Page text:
Around the world, supercomputers have been furiously poring over drug compounds to see if any of them could effectively inhibit COVID-19’s insidious spike proteins, which give the virus both its crown-like appearance and its ability to enter human cells. Now, researchers from the University of Alabama in Huntsville (UAH) are leveraging supercomputing power to tackle a similar question – but this team is looking specifically at naturally occurring compounds.
The researchers, led by Jerome Baudry (a molecular biophysicist at UAH), used molecular docking simulations to examine how 50,000 different natural products interacted with COVID-19’s key proteins. To assess these tens of thousands of candidates, the researchers partnered with HPE, which provided supercomputing resources. Specifically, the researchers used HPE’s Sentinel system – a Texas-based Cray XC50 supercomputer with around 2,000 cores that is cloud-accessible via Microsoft Azure.
With the computing power in-hand (or rather, in-cloud), the researchers were able to complete 20,000 molecular dockings in just eight minutes (down from 24 hours), allowing for 1.2 million more dockings per day. The docking simulations yielded “125 natural products or close derivatives across plants, fungi, the sea and microbes” that possess chemical elements which bind to key proteins on COVID-19. The identified substances span the world, including chemicals found in traditional medicine in regions like Southeast Asia and the Andes in South America. Mesua beccariana, the source of one of the candidate substances, has traditionally been used to treat fever, dyspepsia and other conditions in Malaysia. These candidates will now progress to the next stages of preliminary drug development.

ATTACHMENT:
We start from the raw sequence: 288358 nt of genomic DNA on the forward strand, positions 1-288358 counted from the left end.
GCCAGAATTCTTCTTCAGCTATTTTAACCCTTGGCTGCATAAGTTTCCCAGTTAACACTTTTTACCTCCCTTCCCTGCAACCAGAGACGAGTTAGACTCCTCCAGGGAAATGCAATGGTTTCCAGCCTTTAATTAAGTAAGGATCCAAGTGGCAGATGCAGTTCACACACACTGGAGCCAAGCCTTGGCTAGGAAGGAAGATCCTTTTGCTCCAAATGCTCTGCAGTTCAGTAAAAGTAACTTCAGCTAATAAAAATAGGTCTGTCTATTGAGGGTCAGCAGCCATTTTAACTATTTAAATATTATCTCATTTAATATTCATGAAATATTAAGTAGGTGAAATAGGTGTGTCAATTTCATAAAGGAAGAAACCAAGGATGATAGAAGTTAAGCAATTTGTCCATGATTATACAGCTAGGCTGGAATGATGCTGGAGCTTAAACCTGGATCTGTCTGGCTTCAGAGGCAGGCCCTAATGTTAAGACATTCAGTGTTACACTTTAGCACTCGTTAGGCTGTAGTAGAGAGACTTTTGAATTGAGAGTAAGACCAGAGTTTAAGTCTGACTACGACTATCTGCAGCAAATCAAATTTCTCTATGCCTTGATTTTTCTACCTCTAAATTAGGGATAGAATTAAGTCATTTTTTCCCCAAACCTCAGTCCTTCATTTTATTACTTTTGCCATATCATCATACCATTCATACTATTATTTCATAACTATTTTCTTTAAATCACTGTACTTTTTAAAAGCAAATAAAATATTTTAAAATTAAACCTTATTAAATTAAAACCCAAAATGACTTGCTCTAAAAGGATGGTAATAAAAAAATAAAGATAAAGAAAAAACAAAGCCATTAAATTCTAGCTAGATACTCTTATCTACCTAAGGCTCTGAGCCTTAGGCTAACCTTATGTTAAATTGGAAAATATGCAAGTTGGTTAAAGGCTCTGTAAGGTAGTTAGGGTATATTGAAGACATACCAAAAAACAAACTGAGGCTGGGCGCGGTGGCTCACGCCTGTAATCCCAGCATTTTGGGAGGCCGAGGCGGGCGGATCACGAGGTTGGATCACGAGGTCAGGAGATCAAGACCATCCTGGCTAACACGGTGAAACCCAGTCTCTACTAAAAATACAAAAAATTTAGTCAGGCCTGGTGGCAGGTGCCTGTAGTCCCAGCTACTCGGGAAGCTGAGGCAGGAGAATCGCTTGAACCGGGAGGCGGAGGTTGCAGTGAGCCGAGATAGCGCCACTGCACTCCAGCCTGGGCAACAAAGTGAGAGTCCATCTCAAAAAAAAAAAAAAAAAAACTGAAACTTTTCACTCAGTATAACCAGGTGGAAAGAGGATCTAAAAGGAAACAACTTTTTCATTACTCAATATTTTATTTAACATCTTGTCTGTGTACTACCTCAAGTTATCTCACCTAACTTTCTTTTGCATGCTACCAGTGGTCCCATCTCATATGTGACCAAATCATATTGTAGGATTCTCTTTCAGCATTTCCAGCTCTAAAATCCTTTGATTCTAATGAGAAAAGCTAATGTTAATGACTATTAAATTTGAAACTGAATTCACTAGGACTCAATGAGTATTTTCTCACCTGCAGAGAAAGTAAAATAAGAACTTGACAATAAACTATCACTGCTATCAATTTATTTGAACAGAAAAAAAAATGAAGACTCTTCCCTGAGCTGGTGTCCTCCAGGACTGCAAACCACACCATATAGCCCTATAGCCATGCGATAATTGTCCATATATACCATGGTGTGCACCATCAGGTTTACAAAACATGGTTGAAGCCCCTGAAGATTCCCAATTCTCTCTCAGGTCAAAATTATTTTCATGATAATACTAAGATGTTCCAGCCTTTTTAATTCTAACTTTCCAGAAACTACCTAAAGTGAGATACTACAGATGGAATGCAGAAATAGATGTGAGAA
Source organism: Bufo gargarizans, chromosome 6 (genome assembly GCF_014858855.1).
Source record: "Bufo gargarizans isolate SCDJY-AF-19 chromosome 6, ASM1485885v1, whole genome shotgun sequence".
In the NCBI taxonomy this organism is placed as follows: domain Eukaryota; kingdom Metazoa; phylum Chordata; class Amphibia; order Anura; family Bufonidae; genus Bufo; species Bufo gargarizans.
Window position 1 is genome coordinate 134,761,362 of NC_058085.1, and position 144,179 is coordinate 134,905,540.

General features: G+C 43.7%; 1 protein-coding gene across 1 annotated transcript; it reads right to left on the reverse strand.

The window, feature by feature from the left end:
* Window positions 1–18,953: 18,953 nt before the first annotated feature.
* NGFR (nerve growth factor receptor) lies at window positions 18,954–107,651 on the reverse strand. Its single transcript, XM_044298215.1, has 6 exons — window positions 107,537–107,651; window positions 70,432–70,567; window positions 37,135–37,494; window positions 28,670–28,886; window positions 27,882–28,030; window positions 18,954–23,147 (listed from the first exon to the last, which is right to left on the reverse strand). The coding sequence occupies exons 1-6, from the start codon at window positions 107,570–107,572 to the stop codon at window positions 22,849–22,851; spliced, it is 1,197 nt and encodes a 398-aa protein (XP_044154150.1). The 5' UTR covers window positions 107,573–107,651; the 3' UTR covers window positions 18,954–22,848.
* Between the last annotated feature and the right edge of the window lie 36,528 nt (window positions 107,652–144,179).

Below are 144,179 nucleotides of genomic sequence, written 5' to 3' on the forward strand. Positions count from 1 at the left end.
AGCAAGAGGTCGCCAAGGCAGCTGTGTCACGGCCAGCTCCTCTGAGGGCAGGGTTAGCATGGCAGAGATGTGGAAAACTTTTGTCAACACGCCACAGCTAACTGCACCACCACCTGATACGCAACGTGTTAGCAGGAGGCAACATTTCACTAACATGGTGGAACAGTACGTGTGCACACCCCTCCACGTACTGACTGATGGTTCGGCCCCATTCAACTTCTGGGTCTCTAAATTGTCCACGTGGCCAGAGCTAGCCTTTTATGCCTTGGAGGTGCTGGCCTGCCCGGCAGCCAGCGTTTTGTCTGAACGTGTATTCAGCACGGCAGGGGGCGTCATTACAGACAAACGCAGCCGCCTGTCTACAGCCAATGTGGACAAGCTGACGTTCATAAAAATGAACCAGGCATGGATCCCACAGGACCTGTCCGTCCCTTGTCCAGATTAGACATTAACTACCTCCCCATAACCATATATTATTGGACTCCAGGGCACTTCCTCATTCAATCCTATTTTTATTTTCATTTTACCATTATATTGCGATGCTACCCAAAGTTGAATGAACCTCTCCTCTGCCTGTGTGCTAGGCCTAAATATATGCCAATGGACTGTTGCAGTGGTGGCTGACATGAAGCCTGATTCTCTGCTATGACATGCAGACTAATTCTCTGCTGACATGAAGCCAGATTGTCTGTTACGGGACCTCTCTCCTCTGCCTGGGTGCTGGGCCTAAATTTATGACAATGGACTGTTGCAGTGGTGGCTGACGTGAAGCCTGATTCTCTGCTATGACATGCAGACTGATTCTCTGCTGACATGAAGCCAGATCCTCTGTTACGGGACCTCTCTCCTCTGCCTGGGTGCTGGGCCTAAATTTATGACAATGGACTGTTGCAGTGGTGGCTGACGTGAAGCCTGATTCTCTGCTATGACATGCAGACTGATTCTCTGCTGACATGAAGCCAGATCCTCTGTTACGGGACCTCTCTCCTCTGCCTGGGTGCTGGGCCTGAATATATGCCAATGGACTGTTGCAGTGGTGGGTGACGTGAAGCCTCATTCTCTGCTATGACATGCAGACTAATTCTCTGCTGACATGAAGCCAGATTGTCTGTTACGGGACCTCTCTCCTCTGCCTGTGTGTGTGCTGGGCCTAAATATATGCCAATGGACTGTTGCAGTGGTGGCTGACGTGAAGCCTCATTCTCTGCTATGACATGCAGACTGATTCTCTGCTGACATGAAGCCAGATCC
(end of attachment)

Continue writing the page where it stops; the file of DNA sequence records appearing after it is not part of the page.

“The combination of the powerful supercomputing technology and expertise from HPE, molecular docking methodology, and a large, diverse data-set of natural products, is what makes this research truly unique,” Baudry said. “We predicted a range of natural products that can now move forward in clinical drug testing, some of which can be found in extracts that come from organisms that grow in our backyards, and some that can only be discovered in remote areas of the world such as in jungles or in the deep sea. We are inspired by these results and it is only the beginning of our journey to unlock more insight that will bring us even closer to conquering COVID-19.”
The results aren’t, of course, a silver bullet.
“None of these natural products are expected to single-handedly be used as a treatment or cure to COVID-19,” Baudry said. “Instead, it is the combination of the chemical structures from this list that are beneficial to drug testing to develop a treatment.”
The researchers are also adamant that overeager readers not turn to self-medication.
“I repeat,” Baudry said, “these organisms or chemicals should not be used as treatments against COVID-19.”
Header image: the molecular docking simulations in action. Image courtesy of UAH.